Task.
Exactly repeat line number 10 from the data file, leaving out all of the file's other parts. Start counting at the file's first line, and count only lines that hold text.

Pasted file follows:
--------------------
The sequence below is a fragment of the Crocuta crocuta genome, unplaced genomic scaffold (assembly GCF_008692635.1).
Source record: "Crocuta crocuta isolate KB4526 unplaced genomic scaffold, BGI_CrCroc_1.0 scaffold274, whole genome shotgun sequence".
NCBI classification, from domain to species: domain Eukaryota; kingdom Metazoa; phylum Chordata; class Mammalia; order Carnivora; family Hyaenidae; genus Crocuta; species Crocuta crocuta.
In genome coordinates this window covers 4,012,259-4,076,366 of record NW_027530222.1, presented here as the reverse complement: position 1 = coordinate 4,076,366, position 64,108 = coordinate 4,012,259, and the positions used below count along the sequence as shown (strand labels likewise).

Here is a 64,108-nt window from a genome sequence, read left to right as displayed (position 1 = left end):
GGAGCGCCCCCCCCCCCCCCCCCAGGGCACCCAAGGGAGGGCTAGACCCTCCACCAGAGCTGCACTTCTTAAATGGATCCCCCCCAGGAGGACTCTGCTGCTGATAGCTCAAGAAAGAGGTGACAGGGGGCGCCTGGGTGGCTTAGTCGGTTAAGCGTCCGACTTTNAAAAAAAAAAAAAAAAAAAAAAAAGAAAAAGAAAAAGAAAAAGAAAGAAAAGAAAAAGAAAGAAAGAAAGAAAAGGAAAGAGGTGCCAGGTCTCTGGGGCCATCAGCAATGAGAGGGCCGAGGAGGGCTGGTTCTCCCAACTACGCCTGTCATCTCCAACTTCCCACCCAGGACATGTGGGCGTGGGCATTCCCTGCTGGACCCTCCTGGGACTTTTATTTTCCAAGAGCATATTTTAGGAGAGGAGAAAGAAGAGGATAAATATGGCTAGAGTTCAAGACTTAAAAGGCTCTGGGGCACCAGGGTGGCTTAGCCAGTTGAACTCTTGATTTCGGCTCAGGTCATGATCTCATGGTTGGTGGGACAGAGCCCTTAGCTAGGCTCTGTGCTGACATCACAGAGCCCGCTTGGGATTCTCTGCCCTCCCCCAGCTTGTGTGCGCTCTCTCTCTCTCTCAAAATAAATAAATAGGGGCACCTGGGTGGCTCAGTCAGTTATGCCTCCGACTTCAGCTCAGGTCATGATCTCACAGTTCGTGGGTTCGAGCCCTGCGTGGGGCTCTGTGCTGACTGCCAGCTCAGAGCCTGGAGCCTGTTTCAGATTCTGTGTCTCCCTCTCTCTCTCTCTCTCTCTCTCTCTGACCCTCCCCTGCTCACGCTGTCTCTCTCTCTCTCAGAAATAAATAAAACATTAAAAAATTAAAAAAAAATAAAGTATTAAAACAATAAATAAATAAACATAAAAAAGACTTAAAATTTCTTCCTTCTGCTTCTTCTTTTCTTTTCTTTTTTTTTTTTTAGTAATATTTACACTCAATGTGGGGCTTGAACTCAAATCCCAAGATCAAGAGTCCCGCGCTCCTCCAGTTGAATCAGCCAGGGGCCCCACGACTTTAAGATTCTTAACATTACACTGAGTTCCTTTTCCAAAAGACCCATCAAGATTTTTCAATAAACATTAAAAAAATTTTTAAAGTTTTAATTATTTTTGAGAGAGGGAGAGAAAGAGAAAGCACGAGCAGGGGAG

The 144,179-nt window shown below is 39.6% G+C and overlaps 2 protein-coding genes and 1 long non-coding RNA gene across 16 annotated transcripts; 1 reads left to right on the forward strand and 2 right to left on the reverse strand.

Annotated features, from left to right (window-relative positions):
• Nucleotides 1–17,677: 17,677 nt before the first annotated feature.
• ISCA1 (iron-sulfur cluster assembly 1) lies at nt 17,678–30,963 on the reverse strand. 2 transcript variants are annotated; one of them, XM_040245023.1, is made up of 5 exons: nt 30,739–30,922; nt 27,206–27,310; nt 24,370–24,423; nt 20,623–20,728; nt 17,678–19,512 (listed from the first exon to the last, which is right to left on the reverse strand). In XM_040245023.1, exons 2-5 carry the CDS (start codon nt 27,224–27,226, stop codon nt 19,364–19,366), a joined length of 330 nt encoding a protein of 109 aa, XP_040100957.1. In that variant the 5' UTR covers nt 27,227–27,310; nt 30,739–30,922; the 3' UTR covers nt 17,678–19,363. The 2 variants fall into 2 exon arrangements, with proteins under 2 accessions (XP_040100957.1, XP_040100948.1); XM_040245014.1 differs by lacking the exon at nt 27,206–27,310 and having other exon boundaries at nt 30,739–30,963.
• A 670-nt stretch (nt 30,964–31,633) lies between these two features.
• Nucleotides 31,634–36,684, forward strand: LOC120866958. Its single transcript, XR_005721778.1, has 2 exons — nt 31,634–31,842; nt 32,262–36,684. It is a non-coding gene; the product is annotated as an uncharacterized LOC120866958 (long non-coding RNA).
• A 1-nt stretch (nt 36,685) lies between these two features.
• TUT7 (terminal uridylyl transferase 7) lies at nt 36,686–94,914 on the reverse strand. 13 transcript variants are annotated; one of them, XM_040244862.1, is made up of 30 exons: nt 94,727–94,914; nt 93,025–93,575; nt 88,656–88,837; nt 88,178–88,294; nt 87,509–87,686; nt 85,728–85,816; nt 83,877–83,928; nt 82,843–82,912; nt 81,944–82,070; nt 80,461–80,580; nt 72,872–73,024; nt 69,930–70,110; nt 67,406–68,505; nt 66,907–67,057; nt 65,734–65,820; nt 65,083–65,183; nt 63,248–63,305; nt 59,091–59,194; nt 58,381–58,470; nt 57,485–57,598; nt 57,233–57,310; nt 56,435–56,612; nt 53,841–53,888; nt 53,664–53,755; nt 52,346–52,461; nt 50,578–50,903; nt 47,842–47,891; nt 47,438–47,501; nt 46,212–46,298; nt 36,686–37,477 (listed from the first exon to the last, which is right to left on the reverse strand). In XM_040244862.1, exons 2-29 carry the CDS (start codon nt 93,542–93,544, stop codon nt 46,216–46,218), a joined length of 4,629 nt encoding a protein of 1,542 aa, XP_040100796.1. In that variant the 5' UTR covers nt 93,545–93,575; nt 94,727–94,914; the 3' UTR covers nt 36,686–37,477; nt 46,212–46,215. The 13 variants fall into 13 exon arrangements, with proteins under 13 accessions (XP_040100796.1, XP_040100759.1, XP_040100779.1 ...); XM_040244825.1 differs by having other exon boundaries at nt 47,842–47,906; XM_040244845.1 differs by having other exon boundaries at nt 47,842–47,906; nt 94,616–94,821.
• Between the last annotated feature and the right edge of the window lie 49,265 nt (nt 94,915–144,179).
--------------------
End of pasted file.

• ISCA1 (iron-sulfur cluster assembly 1) lies at nt 17,678–30,963 on the reverse strand. 2 transcript variants are annotated; one of them, XM_040245023.1, is made up of 5 exons: nt 30,739–30,922; nt 27,206–27,310; nt 24,370–24,423; nt 20,623–20,728; nt 17,678–19,512 (listed from the first exon to the last, which is right to left on the reverse strand). In XM_040245023.1, exons 2-5 carry the CDS (start codon nt 27,224–27,226, stop codon nt 19,364–19,366), a joined length of 330 nt encoding a protein of 109 aa, XP_040100957.1. In that variant the 5' UTR covers nt 27,227–27,310; nt 30,739–30,922; the 3' UTR covers nt 17,678–19,363. The 2 variants fall into 2 exon arrangements, with proteins under 2 accessions (XP_040100957.1, XP_040100948.1); XM_040245014.1 differs by lacking the exon at nt 27,206–27,310 and having other exon boundaries at nt 30,739–30,963.